Brain injury is unexpected and can happen to anybody. The person’s recovery depends on the severity of the head injury.
Loss of consciousness can also occur in mild brain injuries but it is only for a short time. If the loss of consciousness occurs for more than 24 hours and there are signs of injury based from in the neuroimaging tests, then this is classified as severe brain injury.
According to the Brain injury Association of America, severe brain injury may cause the person to experience deep sleep where one cannot be aroused nor can he respond purposefully. He has no sleep or wake cycles resulting in a coma or longer period of unconsciousness.
There are different disorders of consciousness a person with brain injury experiences.
- Vegetative state. The patient is unaware but has moments of waking up and may occasionally respond to stimuli.
- Persistent vegetative state. He stays in a vegetative state after 4 weeks to one year following a traumatic brain injury. He may also have sleep- wake cycles but lacks awareness and does not respond reflexively.
- Minimally conscious state. The patient has intermittent periods of wakefulness and awareness but still unable to communicate consistently. He can respond to simple commands. He can also say or gesture yes or no.
- Locked in syndrome. He can only move his eyes. He has awareness of his surroundings but can only communicate through his eyes as there is complete paralysis of nearly all voluntary muscles except for the eyes.
- Brain Death. The patient is considered not alive anymore as all the brain activity and functions have already ceased irreversibly.
Symptoms of Severe Head Injury
A person can incur an open or closed head injuries. Both types of injuries will manifest symptoms that will determine the severity of the brain injury.
There are also different factors that will impact the severity of brain injury and recovery. First will be the impaired functions and abilities that a person with severe head injury will have. Next will be the severity of the initial head injury of the patient. Another factor will be the rate of physiologic recovery of the patient. Also we can also note the areas of function that aren’t affected by the severe brain injury and the available resources that can help the patient’s recovery.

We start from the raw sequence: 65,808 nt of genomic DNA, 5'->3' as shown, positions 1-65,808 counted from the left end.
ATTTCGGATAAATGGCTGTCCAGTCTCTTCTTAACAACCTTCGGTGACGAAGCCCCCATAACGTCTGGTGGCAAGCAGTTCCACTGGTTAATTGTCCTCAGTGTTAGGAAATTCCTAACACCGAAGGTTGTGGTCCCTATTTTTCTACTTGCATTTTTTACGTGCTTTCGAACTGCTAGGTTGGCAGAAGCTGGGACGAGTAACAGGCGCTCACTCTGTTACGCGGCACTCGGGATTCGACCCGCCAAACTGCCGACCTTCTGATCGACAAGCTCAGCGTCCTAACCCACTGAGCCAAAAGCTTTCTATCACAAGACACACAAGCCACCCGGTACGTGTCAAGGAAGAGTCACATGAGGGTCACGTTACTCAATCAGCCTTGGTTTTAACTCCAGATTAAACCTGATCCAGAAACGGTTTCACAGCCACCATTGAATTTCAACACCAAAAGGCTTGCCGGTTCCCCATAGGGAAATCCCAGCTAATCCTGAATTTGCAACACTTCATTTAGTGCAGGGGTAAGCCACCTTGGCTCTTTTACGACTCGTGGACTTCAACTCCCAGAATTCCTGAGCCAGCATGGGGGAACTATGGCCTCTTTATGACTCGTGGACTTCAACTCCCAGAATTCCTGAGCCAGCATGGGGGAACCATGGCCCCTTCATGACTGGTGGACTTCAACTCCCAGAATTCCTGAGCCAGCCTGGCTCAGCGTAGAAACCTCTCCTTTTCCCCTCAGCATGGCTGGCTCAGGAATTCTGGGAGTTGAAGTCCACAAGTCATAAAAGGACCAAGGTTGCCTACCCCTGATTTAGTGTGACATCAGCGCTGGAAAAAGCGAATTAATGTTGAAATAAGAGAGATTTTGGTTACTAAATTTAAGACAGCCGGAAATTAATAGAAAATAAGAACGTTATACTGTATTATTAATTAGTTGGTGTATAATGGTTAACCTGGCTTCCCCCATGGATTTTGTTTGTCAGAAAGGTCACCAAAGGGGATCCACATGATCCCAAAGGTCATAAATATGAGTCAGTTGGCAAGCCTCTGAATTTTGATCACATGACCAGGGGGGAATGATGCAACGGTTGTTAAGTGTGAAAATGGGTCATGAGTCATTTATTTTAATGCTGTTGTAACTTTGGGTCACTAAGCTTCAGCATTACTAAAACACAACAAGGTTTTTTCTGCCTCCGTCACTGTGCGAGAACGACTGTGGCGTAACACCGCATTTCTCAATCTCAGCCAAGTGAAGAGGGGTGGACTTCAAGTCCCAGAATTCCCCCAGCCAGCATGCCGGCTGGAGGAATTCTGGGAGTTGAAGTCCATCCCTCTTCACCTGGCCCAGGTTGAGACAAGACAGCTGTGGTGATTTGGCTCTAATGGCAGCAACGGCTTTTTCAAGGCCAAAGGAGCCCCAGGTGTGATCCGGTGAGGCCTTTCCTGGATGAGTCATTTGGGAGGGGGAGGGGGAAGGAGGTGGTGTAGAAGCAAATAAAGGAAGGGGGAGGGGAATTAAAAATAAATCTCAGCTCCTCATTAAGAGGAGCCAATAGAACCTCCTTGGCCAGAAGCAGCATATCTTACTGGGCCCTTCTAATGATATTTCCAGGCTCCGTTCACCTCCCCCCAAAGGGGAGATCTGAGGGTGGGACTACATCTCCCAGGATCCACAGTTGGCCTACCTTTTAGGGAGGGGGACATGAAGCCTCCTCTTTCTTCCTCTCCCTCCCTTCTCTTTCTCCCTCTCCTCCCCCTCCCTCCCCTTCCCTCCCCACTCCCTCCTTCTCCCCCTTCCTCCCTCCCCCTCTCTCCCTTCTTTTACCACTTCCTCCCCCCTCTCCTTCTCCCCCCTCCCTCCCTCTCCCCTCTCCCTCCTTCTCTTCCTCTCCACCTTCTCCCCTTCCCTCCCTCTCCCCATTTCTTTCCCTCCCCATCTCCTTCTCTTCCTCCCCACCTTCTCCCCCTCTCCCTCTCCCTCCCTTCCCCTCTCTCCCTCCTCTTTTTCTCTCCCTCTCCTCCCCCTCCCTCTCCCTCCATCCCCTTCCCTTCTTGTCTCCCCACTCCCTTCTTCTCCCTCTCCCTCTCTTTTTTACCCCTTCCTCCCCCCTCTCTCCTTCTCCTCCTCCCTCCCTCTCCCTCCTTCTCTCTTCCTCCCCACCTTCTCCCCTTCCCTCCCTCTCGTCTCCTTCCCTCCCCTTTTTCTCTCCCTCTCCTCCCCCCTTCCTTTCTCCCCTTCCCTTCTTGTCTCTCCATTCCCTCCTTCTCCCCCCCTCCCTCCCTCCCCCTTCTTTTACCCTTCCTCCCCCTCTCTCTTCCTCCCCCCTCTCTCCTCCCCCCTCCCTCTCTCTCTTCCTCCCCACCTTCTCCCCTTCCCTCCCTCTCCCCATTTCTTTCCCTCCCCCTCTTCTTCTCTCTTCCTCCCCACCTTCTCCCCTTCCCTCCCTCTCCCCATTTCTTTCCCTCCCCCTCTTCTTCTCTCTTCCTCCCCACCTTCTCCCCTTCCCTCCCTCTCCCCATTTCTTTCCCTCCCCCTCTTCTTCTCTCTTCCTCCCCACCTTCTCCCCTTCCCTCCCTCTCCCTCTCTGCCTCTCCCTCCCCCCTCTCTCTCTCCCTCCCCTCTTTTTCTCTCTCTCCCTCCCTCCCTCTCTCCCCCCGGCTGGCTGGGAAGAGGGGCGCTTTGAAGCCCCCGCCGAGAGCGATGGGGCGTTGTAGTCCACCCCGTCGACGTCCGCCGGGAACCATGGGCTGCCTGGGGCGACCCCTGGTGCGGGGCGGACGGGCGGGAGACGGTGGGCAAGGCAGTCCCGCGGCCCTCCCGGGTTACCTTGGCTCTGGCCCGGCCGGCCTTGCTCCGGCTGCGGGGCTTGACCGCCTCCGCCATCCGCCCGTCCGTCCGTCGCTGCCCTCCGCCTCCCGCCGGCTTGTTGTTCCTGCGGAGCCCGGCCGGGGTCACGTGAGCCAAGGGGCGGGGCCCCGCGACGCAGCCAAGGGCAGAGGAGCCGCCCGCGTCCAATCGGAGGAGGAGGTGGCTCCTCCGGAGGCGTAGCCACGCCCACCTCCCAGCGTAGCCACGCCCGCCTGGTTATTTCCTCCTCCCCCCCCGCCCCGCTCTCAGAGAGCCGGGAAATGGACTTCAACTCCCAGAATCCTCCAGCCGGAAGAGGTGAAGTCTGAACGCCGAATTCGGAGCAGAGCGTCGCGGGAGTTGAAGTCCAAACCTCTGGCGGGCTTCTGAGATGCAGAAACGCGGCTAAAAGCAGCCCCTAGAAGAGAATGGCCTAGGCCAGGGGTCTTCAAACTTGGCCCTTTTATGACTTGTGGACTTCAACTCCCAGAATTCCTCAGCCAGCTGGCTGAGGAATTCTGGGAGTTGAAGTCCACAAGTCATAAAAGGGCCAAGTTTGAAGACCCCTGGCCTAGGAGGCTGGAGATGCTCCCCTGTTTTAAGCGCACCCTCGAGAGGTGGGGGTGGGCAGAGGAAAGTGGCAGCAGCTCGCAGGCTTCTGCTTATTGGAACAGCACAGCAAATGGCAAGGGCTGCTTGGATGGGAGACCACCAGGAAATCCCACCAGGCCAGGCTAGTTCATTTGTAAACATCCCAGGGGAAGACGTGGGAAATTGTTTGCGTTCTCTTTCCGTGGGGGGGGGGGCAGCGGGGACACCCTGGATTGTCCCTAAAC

Loss of Consciousness
A person with severe brain injury has lost consciousness of greater than 6 hours. He has a Glasgow Coma Scale of 3 to 8. Glasgow coma scale is neurological scale used to measure a person’s level of consciousness.
A person with moderate to severe brain injury experience cognitive difficulties with attention, concentration, memory, speed of processing, language processing and impulse.
Speech and language are also affected by not being able to understand the spoken word, difficulty in speaking and slurred speech which makes the patient difficult to be understood.
They also have difficulty interpreting sense of touch, temperature, movement and discrimination. Vision is also affected with partial to total loss of vision, weakness of eye muscles and involuntary eye movements.
Loss of Coordination
Loss or decrease of hearing may also manifest in a person with severe head injury. Sense of balance and coordination is also affected. Seizures may also happen with disruption in consciousness and motor movements.
The person with severe brain injury may have to stay in the hospital for further treatment and observation. He may require rehabilitation treatment to help in his recovery.
Surgical treatment may be necessary to prevent further injury to the brain and to help reduce bleeding, swelling and pressure.